Along with selling bogus medicine and bilking the sick out of money, Daniel lied to her patients about their condition and discouraged them from seeking treatment that may have actually helped. Kiva Burell was in her early 20s and had a treatable form of lymphoma in her neck but died after Daniel told her to avoid radiation or chemotherapy, according to the Orange County Registry. Paula Middlebrooks, meanwhile, paid Daniel nearly $60,000 dollars before being told she was cancer free, according to Los Angeles CBS affiliate KCAL. In fact, the disease had spread throughout her body and she died within months.

Between 2001 and 2004, Daniel conned 55 families out of a combined $1.1 million dollars, according to the Los Angeles Times. Her patients travelled from all over the country to receive treatment at her Sonrise Medical Clinic, which is now closed, spending money they often didn’t have and going into debt for treatment plans that could last months. Daniel preyed on the desperation on patients young and old, in one case charging the family of 4-year-old Brianica Kirsch thousands of dollars before she succumbed to brain cancer, according to KCAL.

Forty-nine-year-old Minna Shakespeare, of Hanover, Massachusetts, who was suffering from lung cancer, sought treatment from Daniel after seeing her on television. She was told to stop her chemotherapy treatment, and paid Daniel approximately $13,000 dollars for fake meds, according to Fox News. After Shakespeare’s death in 2003, her husband sought a refund from Daniel and reported her to a consumer's council, who forwarded his complaint to the California Medical Board. In 2004, Daniel was interviewed by investigators and denied any and all allegations against her, according to The Daily News.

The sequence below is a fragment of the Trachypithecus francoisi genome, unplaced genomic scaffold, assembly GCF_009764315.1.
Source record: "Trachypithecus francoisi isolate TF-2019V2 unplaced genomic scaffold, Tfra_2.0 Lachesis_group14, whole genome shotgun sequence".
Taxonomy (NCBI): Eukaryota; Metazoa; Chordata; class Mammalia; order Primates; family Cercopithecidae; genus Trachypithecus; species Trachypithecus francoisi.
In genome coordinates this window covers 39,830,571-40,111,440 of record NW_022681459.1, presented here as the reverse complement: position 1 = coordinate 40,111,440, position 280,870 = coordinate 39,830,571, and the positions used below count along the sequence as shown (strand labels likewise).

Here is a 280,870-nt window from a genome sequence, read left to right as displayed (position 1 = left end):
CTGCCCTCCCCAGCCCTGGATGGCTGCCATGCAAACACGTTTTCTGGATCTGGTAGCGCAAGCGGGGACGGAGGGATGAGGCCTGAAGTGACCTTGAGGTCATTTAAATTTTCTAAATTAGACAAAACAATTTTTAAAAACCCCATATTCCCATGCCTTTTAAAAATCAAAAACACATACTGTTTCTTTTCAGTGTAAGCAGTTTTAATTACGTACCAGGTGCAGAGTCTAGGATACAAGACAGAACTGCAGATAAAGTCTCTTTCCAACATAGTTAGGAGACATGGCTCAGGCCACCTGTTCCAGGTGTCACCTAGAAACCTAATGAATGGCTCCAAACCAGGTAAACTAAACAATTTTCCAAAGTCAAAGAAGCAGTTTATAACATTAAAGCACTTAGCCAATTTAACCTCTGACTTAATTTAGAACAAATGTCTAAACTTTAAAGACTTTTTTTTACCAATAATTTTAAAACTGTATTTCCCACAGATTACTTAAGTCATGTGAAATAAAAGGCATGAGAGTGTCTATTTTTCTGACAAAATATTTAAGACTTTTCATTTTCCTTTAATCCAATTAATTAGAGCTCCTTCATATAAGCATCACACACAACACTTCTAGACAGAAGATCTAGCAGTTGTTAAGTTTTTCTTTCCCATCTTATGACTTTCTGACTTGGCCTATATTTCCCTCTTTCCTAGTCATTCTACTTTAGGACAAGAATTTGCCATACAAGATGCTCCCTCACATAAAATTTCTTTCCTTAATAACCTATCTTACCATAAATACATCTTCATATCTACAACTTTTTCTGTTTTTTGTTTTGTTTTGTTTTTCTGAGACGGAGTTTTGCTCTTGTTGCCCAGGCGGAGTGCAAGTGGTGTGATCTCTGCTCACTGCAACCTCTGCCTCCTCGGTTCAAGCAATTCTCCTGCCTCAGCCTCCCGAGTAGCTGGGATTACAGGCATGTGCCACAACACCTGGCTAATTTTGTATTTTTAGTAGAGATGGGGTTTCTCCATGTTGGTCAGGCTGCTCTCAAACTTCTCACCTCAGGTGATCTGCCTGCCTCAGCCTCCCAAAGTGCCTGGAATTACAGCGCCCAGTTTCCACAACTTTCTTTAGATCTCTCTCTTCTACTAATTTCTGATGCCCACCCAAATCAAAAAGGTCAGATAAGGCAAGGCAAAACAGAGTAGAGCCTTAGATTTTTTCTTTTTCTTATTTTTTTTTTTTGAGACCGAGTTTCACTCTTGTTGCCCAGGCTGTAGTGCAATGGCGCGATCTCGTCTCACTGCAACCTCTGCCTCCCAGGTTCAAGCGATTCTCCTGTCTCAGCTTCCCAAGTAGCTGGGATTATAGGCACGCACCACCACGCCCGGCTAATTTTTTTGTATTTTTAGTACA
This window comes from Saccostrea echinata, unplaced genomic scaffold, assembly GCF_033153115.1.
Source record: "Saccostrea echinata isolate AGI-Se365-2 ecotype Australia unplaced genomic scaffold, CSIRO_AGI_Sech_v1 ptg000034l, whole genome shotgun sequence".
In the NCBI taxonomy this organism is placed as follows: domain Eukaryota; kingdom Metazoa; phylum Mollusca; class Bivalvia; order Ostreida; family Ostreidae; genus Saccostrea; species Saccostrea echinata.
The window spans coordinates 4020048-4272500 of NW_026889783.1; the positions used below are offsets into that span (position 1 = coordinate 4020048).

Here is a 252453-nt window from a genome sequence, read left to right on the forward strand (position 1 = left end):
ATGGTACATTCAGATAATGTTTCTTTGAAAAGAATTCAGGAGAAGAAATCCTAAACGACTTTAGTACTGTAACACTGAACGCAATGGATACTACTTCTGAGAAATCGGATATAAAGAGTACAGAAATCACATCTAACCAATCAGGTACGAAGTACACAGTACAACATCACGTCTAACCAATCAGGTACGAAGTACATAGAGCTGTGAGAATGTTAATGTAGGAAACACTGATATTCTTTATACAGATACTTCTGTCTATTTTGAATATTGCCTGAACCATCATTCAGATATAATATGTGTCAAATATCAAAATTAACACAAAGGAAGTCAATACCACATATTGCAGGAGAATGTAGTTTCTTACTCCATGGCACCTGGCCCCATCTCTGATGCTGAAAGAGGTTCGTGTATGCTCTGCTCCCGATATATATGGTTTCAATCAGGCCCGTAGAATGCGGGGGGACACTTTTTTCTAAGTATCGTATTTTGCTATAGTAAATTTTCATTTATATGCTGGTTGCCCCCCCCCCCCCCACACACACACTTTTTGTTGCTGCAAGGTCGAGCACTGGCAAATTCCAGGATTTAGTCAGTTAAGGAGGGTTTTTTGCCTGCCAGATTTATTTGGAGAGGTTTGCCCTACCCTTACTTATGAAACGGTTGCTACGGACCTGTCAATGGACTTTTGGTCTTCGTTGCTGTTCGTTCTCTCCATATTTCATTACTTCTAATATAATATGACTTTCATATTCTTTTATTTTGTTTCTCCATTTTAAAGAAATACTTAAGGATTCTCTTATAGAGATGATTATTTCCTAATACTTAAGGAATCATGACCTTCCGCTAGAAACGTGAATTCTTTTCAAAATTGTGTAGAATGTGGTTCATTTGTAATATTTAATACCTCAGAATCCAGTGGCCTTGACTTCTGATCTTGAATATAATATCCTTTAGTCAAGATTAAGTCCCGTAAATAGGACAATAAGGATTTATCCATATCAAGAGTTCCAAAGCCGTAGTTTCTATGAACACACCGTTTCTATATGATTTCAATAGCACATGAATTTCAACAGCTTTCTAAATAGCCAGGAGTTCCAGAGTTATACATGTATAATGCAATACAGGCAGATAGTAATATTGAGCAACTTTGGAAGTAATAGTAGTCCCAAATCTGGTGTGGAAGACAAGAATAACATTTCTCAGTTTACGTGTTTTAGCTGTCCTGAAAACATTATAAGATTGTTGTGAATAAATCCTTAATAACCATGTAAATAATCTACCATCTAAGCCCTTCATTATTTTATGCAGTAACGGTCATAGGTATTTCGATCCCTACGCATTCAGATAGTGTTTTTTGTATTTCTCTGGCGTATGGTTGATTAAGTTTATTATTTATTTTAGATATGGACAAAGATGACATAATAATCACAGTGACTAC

In early October 2009, police arrested Christine Daniel and charged her with two counts each of wire and mail fraud, according to NBC News. If convicted on all counts, she faced up to 80 years in prison. She was subsequently charged with tax evasion, witness tampering and criminal forfeiture charges, all of which she pleaded not guilty to, according to the Associated Press.

Despite the allegations against her, Daniel still had her supporters. “She’s terrific. She’s fantastic. She listens. And she’s Christian,” one longtime patient told the Los Angeles Daily News, while the pastor at her church, gospel artist Andrae Crouch, called her, “a wonderful woman who loves people.”

For her part, Daniel was resolute in defending herself. “I never promised a cure for anybody,” she told the newspaper. “Never.”

In the fall of 2011, Daniel went on trial.  Along with the fraud charges, prosecutors determined she had failed to report well over $1 million dollars in earnings from her fake cancer treatment. On Sept. 28, 2011, she was found guilty on four counts of mail and wire fraud, six counts of tax evasion and one count of witness tampering, according to the Los Angeles Times.

In May 2013, Daniel was sentenced to 14 years in federal prison and ordered to forfeit over $1.2 million dollars, according to KCAL.  Prosecutors had originally sought 27 years behind bars, with Assistant U.S. Attorney Joseph Johns calling her behavior “breathtakingly despicable, cruel and heinous,” according to the Orange County Register. Now 64 years old, her earliest possible release date is 2025.